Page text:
A thoughtful silence from the Artilects. He listened to the strum and burr of the vast starship plowing its way through interstellar wastes, slowing for rendezvous with their final goal.
"Of course, we 'machines'"—the voice managed an arch tone conveying much about their mood—"do not make policy for your human complement."
Redwing grinned. He stroked the finger snakes and they wriggled back happily. "I do have plans, y'know."
"You seldom speak of any."
"Not to you, no. They're mostly over your pay grade."
"We do not fathom the implication."
"You don't rate on the job scale as highly as humans. That's a condition of your employment."
"You created us!"
"So we did. People dead for centuries did. Let's abide by their judgment."
"We can be more effective if we know more."
Redwing stood, wiped his hands, put them under a faucet to clean away the mud. Gardening settled him, a thin echo of Earthside by immersion in earth. A feeling Artilects could never muster.
He sighed again. "Okay, here's how I see our situation. If Glory won't have us, we can rejoin Mayra's colony on the Bowl. Catching up to them will take time, but this old craft can manage it. But I hope it won't come to that. I have my mission. Explore, make contact, learn. Send the results back Earthside. Negotiate a place, a way, for us to colonize. Because we're sure as hell not going back home."
And even better—in a week or two, he could wake a few crew for company. Real, human company.
Nature and Nature's Laws lay hid in Night:
God said, "Let Newton be!" and all was light.
It did not last: the Devil howling "Ho!
Let Einstein be!" restored the status quo.
—J. C. SQUIRE, "In continuation of Pope on Newton"
Captain Redwing let the Astro display unfold on the display wall. He set it to show the whole-sky first, then pivoted it to automatically sweep the sky for reassuring landmarks: a squashed Big Dipper, Southern Cross wrenched by the angle, a bright star in Cassiopeia—ah!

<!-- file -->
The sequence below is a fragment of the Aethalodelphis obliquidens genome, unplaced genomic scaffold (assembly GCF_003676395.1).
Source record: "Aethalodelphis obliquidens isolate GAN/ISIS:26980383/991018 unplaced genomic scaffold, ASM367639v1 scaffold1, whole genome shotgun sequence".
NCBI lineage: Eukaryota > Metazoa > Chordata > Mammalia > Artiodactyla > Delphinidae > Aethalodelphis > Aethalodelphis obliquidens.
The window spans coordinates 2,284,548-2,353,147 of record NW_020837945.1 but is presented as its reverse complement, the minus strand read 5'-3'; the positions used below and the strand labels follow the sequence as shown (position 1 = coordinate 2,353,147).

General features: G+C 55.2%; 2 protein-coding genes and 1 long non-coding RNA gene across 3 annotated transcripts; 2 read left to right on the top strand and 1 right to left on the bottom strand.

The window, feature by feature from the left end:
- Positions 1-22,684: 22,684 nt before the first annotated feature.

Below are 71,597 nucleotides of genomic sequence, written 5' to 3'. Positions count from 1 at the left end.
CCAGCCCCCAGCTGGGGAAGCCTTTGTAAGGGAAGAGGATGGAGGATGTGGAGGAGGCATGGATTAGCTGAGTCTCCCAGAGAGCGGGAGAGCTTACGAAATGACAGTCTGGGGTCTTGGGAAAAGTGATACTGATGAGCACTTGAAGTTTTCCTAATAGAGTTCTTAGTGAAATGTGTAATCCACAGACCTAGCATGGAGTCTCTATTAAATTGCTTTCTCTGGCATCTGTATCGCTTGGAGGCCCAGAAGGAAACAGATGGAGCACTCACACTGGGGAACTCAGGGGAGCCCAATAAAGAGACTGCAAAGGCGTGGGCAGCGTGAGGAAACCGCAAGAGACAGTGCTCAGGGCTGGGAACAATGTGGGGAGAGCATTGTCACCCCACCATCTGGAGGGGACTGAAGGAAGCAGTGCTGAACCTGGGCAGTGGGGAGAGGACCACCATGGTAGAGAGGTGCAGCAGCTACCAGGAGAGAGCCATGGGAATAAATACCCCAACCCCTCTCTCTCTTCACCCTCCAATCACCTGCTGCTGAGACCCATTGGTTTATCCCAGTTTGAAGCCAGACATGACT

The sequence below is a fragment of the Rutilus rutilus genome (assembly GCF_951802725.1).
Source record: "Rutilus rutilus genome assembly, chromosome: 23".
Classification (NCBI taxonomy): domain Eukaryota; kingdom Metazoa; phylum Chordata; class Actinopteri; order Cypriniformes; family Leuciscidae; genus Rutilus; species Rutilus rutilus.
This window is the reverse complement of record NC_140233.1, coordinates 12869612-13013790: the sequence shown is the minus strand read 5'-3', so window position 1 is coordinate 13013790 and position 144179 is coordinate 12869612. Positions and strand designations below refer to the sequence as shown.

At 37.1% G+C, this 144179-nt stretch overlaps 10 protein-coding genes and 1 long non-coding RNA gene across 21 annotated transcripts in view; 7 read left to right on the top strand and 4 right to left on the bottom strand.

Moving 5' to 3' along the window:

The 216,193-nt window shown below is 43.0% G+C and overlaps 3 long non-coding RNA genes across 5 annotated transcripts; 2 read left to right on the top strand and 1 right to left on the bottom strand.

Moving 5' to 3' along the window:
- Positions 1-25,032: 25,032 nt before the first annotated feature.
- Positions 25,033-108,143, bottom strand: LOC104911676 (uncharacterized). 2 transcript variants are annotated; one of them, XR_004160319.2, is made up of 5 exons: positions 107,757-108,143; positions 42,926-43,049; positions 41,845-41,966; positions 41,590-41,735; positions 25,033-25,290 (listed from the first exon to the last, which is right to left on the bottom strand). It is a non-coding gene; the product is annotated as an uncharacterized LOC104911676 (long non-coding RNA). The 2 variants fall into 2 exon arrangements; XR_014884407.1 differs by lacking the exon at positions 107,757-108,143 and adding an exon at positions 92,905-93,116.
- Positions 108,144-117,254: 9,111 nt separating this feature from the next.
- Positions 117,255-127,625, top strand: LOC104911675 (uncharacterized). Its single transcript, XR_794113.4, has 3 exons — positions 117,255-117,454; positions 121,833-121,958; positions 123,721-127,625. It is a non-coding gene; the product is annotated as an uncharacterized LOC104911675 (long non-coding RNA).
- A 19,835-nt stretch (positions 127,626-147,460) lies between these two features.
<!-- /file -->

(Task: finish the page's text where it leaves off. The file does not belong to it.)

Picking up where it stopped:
Sol, of course. Brightest, except for Sirius. All of human history summed up in a dot of light. A small spark of joy: We've made it. So far from there.
He paused, listening to the vast beast-whistle of deep space. For long decades, his orders and installed programs had held SunSeeker on its deceleration heading, shedding its tenth-of-lightspeed momentum. The fusion engines hummed as they collected plasma and used it to fire thrust against their velocity. SunSeeker's huge magnetic dipole fields now braked them, making the ship abnormally bright in the microwave spectrum. Any minds around their target world, Glory, would see a glowing advertisement in their sky: Here we come.
Seeing Sol was good for the soul, somehow. But his real interest was in the other spark directly behind them: the Bowl's sun, a cheery G star ember. A sixth of a light-year or so behind them, chugging along, standing off from the Glorian system. Precaution: so that its mass did not perturb the swarm of halo iceteroids here, nudging them into comets that could plunge into the Glorian system. When entering someone's home, wipe your feet first....
His eye caught off his starboard arm the glitter of sparkling molecules, clouds like luminous water. The Astro Artilect was finishing its detailed scan of the huge volume around Glory out to a quarter light-year. A soft chime told him the work was done. He beckoned Beth Marble over to his side.
Dead black space. Redwing peered doubtfully at the big screen, filled by ... nothing.
"No Oort cloud at 'all'? But the Glory star is a G3, right? It should have a swarm of iceteroids swinging along, way out here."
Beth Marble shrugged. "Nothing like Sedna within a quarter of a light-year. Recall when we boomed past that ice rock, beyond Pluto? First one found, back centuries ago? Here, nothing even a tenth Sedna size, or even a thousandth."